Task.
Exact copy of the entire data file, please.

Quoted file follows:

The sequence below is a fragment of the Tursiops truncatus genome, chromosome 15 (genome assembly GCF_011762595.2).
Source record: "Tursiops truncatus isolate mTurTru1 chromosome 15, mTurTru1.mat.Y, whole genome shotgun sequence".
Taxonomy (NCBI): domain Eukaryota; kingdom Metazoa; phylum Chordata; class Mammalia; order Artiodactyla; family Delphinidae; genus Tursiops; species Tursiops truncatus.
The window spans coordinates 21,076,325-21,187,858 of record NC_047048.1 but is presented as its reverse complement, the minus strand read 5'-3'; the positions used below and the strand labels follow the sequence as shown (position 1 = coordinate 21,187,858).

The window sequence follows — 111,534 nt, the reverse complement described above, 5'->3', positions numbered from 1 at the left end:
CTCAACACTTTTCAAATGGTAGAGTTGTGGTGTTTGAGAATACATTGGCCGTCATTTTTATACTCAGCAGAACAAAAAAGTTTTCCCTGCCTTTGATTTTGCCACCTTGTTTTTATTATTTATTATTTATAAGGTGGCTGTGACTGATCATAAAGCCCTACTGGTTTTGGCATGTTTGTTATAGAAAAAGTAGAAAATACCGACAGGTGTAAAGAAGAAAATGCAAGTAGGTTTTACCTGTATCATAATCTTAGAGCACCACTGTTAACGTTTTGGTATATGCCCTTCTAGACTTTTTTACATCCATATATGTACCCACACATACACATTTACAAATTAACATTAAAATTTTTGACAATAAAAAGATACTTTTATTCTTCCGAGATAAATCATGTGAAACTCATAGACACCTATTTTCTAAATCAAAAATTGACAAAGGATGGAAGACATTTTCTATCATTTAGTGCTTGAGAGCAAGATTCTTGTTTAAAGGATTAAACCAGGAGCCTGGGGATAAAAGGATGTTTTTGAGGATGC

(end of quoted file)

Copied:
The sequence below is a fragment of the Tursiops truncatus genome, chromosome 15 (genome assembly GCF_011762595.2).
Source record: "Tursiops truncatus isolate mTurTru1 chromosome 15, mTurTru1.mat.Y, whole genome shotgun sequence".
Taxonomy (NCBI): domain Eukaryota; kingdom Metazoa; phylum Chordata; class Mammalia; order Artiodactyla; family Delphinidae; genus Tursiops; species Tursiops truncatus.
The window spans coordinates 21,076,325-21,187,858 of record NC_047048.1 but is presented as its reverse complement, the minus strand read 5'-3'; the positions used below and the strand labels follow the sequence as shown (position 1 = coordinate 21,187,858).

The window sequence follows — 111,534 nt, the reverse complement described above, 5'->3', positions numbered from 1 at the left end:
CTCAACACTTTTCAAATGGTAGAGTTGTGGTGTTTGAGAATACATTGGCCGTCATTTTTATACTCAGCAGAACAAAAAAGTTTTCCCTGCCTTTGATTTTGCCACCTTGTTTTTATTATTTATTATTTATAAGGTGGCTGTGACTGATCATAAAGCCCTACTGGTTTTGGCATGTTTGTTATAGAAAAAGTAGAAAATACCGACAGGTGTAAAGAAGAAAATGCAAGTAGGTTTTACCTGTATCATAATCTTAGAGCACCACTGTTAACGTTTTGGTATATGCCCTTCTAGACTTTTTTACATCCATATATGTACCCACACATACACATTTACAAATTAACATTAAAATTTTTGACAATAAAAAGATACTTTTATTCTTCCGAGATAAATCATGTGAAACTCATAGACACCTATTTTCTAAATCAAAAATTGACAAAGGATGGAAGACATTTTCTATCATTTAGTGCTTGAGAGCAAGATTCTTGTTTAAAGGATTAAACCAGGAGCCTGGGGATAAAAGGATGTTTTTGAGGATGC